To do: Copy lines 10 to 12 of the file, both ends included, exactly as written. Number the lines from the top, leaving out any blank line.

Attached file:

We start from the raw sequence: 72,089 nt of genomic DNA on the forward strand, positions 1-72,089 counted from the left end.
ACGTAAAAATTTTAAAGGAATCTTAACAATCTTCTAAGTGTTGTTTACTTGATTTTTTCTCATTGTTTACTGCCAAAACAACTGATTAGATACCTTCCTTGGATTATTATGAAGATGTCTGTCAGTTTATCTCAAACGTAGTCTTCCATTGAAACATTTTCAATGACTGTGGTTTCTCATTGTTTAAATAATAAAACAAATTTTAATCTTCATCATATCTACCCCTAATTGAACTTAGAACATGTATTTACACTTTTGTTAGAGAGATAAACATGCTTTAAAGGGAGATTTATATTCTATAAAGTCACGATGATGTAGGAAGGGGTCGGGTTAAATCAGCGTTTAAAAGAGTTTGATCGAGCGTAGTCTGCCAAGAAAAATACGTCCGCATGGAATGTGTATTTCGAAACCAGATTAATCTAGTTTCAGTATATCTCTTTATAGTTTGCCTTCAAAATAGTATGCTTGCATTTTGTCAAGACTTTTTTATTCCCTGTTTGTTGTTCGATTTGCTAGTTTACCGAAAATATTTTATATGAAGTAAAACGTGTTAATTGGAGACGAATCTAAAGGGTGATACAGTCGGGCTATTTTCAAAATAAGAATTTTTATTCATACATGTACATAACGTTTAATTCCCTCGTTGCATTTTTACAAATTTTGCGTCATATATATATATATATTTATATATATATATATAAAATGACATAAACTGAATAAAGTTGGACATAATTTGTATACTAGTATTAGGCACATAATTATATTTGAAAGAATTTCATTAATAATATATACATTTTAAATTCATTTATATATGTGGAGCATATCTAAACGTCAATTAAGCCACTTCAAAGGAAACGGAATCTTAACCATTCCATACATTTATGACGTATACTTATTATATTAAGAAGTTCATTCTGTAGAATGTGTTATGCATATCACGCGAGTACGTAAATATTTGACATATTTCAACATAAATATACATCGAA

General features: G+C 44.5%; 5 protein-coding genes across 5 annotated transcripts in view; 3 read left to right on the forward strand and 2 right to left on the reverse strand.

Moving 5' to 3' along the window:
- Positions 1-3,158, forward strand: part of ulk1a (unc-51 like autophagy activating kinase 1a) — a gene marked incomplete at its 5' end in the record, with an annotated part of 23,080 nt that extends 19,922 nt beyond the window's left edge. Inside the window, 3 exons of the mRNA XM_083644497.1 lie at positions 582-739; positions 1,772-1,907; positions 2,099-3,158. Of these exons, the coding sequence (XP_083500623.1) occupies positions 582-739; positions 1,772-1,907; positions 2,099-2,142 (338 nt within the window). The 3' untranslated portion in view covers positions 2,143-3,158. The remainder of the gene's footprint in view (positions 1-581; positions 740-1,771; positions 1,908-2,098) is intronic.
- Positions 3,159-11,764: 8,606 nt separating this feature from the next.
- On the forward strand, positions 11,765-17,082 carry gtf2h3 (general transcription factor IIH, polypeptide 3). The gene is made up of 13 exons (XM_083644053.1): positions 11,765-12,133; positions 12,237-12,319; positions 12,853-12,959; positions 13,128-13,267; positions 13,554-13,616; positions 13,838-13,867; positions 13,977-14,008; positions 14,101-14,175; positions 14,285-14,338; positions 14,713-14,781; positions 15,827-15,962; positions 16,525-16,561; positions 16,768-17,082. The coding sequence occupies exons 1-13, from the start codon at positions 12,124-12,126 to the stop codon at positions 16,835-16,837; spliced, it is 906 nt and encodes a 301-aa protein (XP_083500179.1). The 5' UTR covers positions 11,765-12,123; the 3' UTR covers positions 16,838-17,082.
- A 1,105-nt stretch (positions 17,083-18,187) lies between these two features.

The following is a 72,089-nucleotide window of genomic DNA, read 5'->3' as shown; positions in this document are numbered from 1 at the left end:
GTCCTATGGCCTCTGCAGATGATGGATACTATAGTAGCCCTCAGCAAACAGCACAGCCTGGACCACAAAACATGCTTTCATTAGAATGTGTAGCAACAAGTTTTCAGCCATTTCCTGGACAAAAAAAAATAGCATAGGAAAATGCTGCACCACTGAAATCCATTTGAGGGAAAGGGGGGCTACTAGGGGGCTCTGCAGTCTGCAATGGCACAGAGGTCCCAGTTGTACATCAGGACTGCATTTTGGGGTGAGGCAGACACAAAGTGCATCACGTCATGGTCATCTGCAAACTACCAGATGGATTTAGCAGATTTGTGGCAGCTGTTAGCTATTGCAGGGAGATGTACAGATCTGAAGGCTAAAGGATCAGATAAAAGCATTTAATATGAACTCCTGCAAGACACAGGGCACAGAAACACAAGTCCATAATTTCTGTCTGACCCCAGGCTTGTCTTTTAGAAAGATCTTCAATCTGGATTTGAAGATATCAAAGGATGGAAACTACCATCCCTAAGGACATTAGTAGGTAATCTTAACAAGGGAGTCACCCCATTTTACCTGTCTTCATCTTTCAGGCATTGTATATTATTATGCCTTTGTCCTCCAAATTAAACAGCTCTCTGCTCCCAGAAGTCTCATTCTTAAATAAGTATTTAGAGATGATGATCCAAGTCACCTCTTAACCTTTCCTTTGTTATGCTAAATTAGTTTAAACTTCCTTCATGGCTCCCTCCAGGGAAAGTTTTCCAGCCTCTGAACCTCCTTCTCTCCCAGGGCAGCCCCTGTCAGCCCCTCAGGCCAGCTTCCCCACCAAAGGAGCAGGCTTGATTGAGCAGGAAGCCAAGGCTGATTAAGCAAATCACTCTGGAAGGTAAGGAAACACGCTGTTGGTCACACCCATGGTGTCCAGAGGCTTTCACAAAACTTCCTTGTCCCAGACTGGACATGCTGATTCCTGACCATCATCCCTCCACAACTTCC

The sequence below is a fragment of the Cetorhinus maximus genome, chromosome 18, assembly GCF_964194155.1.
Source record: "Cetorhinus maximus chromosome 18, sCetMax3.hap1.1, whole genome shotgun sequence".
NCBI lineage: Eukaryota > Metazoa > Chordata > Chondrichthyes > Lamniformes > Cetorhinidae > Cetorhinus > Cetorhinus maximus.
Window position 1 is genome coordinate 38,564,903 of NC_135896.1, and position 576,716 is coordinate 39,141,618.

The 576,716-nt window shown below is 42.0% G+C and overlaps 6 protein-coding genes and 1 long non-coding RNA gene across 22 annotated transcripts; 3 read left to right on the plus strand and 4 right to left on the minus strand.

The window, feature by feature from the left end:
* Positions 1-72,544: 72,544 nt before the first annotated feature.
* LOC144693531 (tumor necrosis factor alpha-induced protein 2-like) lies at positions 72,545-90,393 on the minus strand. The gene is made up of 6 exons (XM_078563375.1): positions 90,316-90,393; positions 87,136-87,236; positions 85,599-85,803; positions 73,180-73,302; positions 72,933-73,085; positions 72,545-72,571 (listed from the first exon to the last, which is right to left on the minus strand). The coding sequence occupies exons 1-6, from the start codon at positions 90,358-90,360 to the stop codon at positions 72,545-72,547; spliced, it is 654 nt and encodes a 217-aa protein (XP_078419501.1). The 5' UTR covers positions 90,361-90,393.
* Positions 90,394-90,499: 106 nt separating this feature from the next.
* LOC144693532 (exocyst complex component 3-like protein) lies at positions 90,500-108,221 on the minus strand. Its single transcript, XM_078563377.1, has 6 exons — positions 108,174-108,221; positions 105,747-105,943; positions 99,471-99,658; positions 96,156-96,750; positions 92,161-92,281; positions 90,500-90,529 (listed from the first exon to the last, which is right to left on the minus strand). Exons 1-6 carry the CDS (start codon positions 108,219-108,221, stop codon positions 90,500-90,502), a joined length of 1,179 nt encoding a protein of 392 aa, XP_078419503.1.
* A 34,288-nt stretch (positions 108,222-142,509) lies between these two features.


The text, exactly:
GTCCTATGGCCTCTGCAGATGATGGATACTATAGTAGCCCTCAGCAAACAGCACAGCCTGGACCACAAAACATGCTTTCATTAGAATGTGTAGCAACAAGTTTTCAGCCATTTCCTGGACAAAAAAAAATAGCATAGGAAAATGCTGCACCACTGAAATCCATTTGAGGGAAAGGGGGGCTACTAGGGGGCTCTGCAGTCTGCAATGGCACAGAGGTCCCAGTTGTACATCAGGACTGCATTTTGGGGTGAGGCAGACACAAAGTGCATCACGTCATGGTCATCTGCAAACTACCAGATGGATTTAGCAGATTTGTGGCAGCTGTTAGCTATTGCAGGGAGATGTACAGATCTGAAGGCTAAAGGATCAGATAAAAGCATTTAATATGAACTCCTGCAAGACACAGGGCACAGAAACACAAGTCCATAATTTCTGTCTGACCCCAGGCTTGTCTTTTAGAAAGATCTTCAATCTGGATTTGAAGATATCAAAGGATGGAAACTACCATCCCTAAGGACATTAGTAGGTAATCTTAACAAGGGAGTCACCCCATTTTACCTGTCTTCATCTTTCAGGCATTGTATATTATTATGCCTTTGTCCTCCAAATTAAACAGCTCTCTGCTCCCAGAAGTCTCATTCTTAAATAAGTATTTAGAGATGATGATCCAAGTCACCTCTTAACCTTTCCTTTGTTATGCTAAATTAGTTTAAACTTCCTTCATGGCTCCCTCCAGGGAAAGTTTTCCAGCCTCTGAACCTCCTTCTCTCCCAGGGCAGCCCCTGTCAGCCCCTCAGGCCAGCTTCCCCACCAAAGGAGCAGGCTTGATTGAGCAGGAAGCCAAGGCTGATTAAGCAAATCACTCTGGAAGGTAAGGAAACACGCTGTTGGTCACACCCATGGTGTCCAGAGGCTTTCACAAAACTTCCTTGTCCCAGACTGGACATGCTGATTCCTGACCATCATCCCTCCACAACTTCC

The sequence below is a fragment of the Cetorhinus maximus genome, chromosome 18, assembly GCF_964194155.1.
Source record: "Cetorhinus maximus chromosome 18, sCetMax3.hap1.1, whole genome shotgun sequence".